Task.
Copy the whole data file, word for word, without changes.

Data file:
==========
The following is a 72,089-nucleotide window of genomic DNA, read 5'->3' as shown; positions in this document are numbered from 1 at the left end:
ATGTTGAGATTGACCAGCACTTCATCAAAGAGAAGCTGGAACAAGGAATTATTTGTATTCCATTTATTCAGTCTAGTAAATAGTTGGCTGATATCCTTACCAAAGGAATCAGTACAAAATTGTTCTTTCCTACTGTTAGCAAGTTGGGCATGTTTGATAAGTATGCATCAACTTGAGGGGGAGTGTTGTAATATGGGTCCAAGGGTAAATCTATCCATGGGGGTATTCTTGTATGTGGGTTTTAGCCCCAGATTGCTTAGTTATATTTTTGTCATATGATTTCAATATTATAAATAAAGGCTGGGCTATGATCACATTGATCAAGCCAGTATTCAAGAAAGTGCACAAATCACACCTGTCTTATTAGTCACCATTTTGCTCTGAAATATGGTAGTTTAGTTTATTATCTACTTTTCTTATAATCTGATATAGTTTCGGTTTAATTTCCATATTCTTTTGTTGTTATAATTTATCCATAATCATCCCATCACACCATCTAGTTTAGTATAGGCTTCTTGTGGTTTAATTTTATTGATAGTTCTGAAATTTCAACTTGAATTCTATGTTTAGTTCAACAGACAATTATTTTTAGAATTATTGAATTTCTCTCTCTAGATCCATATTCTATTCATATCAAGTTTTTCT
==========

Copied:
The following is a 72,089-nucleotide window of genomic DNA, read 5'->3' as shown; positions in this document are numbered from 1 at the left end:
ATGTTGAGATTGACCAGCACTTCATCAAAGAGAAGCTGGAACAAGGAATTATTTGTATTCCATTTATTCAGTCTAGTAAATAGTTGGCTGATATCCTTACCAAAGGAATCAGTACAAAATTGTTCTTTCCTACTGTTAGCAAGTTGGGCATGTTTGATAAGTATGCATCAACTTGAGGGGGAGTGTTGTAATATGGGTCCAAGGGTAAATCTATCCATGGGGGTATTCTTGTATGTGGGTTTTAGCCCCAGATTGCTTAGTTATATTTTTGTCATATGATTTCAATATTATAAATAAAGGCTGGGCTATGATCACATTGATCAAGCCAGTATTCAAGAAAGTGCACAAATCACACCTGTCTTATTAGTCACCATTTTGCTCTGAAATATGGTAGTTTAGTTTATTATCTACTTTTCTTATAATCTGATATAGTTTCGGTTTAATTTCCATATTCTTTTGTTGTTATAATTTATCCATAATCATCCCATCACACCATCTAGTTTAGTATAGGCTTCTTGTGGTTTAATTTTATTGATAGTTCTGAAATTTCAACTTGAATTCTATGTTTAGTTCAACAGACAATTATTTTTAGAATTATTGAATTTCTCTCTCTAGATCCATATTCTATTCATATCAAGTTTTTCT